Home > NewsRelease > Don't Call it an iWatch by Dave Nelsen
Don't Call it an iWatch by Dave Nelsen
Mikki Williams. CSP, CPAE Mikki Williams. CSP, CPAE
For Immediate Release:
Dateline: Chicago, IL
Friday, June 12, 2015

I ordered my Apple Watch on the first day one could: April 10, 2015. Unfortunately, I didn't rise in
the middle of the night to do so at the earliest possible hour. So I had to endure an interminable 4 - 6 week wait. The watch finally arrived on Friday, May 15. In case you're curious, I got the larger (42 mm) version with a stainless steel case and black leather magnetic closure band. It runs $699 but throw in AppleCare and taxes and you're well north of $800.
My first impression was that it was beautiful and much easier to set up than I'd expected. Maybe you read the article by the New York Times reporter who claimed that it took him four full days to start to get the hang of it. That's probably because he tried to test virtually every major function and app ASAP. That's not how the rest of us will get started. It's easy and intuitive if you go one function at a time.
The main thing I like about the watch is that it's always with me, even when my phone isn't. That first day I was doing an online registration for one of my vehicles and needed the current mileage from my car's odometer. I left my iPhone sitting on my desk and walked out to the garage. Of course, that's when an important call came in (doesn't it always). Normally, I would have missed it and a game of voicemail tag would have continued. But not this time. I was still within Bluetooth range of my iPhone (reportedly up to 300 feet) and my wrist started ringing. Magic.
Which reminds me about a few things that you need to know. First, the Apple Watch also includes WiFi which can greatly extend the range. But that emphasizes a key point. The vast majority of Apple Watch functions rely on the iPhone. You can't even set it up without first pairing. So if you own a Samsung Android smartphone, you'll have to get the Samsung Gear 2 smartwatch instead. I hear that it's pretty cool too.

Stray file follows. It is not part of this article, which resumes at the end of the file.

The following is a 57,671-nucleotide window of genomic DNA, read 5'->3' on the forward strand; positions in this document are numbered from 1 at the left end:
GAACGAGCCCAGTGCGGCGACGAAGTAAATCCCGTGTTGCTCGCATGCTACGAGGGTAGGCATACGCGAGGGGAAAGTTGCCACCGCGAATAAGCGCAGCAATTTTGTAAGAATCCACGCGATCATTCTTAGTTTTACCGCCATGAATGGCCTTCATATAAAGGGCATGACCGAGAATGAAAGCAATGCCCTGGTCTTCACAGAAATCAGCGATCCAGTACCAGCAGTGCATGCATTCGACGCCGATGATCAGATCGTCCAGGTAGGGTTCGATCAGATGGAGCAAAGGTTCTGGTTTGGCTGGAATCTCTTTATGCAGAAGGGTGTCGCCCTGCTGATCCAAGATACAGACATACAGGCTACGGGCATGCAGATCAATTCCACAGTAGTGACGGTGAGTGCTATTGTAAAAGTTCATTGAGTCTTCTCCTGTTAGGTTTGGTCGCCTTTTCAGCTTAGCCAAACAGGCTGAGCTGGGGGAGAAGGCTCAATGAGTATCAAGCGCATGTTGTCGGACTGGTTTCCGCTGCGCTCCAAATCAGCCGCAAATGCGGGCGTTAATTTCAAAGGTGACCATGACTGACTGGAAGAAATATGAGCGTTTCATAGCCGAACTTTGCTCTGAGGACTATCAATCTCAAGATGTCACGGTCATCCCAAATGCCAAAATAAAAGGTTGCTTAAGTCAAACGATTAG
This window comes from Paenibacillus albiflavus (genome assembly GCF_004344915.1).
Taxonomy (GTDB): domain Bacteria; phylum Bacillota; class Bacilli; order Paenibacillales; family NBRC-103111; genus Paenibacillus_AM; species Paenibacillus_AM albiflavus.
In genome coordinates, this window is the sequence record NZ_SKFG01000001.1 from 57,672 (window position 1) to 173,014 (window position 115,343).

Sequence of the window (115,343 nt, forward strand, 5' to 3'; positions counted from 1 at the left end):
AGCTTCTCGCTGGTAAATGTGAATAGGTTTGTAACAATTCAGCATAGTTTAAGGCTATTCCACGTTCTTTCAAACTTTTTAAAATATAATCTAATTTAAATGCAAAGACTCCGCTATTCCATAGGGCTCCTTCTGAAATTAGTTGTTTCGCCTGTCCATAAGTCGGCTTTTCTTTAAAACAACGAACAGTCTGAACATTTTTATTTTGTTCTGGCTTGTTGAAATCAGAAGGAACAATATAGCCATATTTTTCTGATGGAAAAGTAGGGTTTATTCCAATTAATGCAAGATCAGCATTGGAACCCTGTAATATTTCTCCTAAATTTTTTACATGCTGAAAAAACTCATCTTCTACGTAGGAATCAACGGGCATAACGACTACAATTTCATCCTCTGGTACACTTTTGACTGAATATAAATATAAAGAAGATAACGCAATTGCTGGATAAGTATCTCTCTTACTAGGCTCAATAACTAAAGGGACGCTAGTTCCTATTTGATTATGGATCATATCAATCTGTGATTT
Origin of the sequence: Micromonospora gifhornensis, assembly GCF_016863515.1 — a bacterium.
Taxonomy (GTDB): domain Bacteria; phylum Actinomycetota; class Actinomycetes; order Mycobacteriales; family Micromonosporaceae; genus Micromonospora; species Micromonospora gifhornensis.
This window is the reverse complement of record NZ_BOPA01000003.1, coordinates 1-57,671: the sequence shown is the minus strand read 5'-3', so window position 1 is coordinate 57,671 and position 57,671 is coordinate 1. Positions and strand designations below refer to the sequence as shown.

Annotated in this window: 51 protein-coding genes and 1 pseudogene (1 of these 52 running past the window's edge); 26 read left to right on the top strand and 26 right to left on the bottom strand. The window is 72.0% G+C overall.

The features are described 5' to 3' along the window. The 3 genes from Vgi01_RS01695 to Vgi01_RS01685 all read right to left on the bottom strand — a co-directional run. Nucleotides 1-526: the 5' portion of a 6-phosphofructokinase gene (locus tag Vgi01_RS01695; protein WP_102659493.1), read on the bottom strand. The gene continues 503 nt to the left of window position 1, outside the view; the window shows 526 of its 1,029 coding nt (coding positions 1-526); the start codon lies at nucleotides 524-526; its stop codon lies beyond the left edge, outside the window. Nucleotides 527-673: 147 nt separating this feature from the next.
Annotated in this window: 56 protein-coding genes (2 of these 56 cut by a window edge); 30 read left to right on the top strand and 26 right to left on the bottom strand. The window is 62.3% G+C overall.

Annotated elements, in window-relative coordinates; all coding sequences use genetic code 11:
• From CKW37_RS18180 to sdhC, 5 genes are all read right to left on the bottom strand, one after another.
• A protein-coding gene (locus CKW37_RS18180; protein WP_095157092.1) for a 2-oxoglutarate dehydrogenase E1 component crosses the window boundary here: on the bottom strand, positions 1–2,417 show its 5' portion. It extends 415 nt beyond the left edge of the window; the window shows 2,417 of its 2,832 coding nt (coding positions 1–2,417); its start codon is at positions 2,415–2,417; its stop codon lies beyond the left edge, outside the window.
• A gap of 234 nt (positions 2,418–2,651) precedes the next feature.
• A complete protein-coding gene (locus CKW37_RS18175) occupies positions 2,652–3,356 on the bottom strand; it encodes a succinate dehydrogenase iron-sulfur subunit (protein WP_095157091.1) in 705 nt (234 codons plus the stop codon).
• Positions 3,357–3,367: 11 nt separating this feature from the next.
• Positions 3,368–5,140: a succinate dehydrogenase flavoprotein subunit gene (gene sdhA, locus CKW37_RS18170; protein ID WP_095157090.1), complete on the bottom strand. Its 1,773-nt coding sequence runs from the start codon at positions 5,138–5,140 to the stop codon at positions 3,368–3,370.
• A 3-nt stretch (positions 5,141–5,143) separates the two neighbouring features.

Back to the Apple Watch and my favorite features so far. That's always the second question I get from someone seeing it for the first time (the first being "Can I see it?"). Mostly, it comes down to using it as an iPhone remote control.
For example, two weeks ago I was riding in a shuttle from Monte Verdi to Montezuma in Costa Rica while listening to Jimmy Buffett songs in shuffle mode (I just had to work that in). FYI, I have exactly 50 Buffett albums containing 589 songs, albeit with lots of duplicates. The iPhone was in my pocket. Whenever a repeat came on, no problem. Just use the Apple Watch to skip to the next one. What album was that song from? Just check the song name and album title on the Apple Watch. Need to change the audio volume ... You get the idea.
When I run I use the Nike+ app. In the past I had to hold the phone in my hand in order to see my stats in progress (or depend on the more limited audio readouts). Now I can put the phone in my armband and glance at the watch instead. AND I can see my heart rate too, although not in the same app. For whatever reason (likely privacy), Apple does not allow third-party apps like Nike+ to access health data.
Flying from Pittsburgh to Denver a week ago I used a boarding pass on my Apple Watch. And in Denver I paid for my venti Americano at Starbucks using it instead of the iPhone (or even the more primitive credit card which can too easily be hacked). Pretty much anything in your Passbook app can be used on your Apple Watch.
Still, the Apple Watch doesn't have all the desired apps yet. Most notably it doesn't yet track your sleep and doesn't include my favorite social GPS app, Waze. That said, I'm very optimistic about the future of Apple Watch. If you haven't tried one yet, get down to your closest Apple Store. Tell them that Dave sent you.

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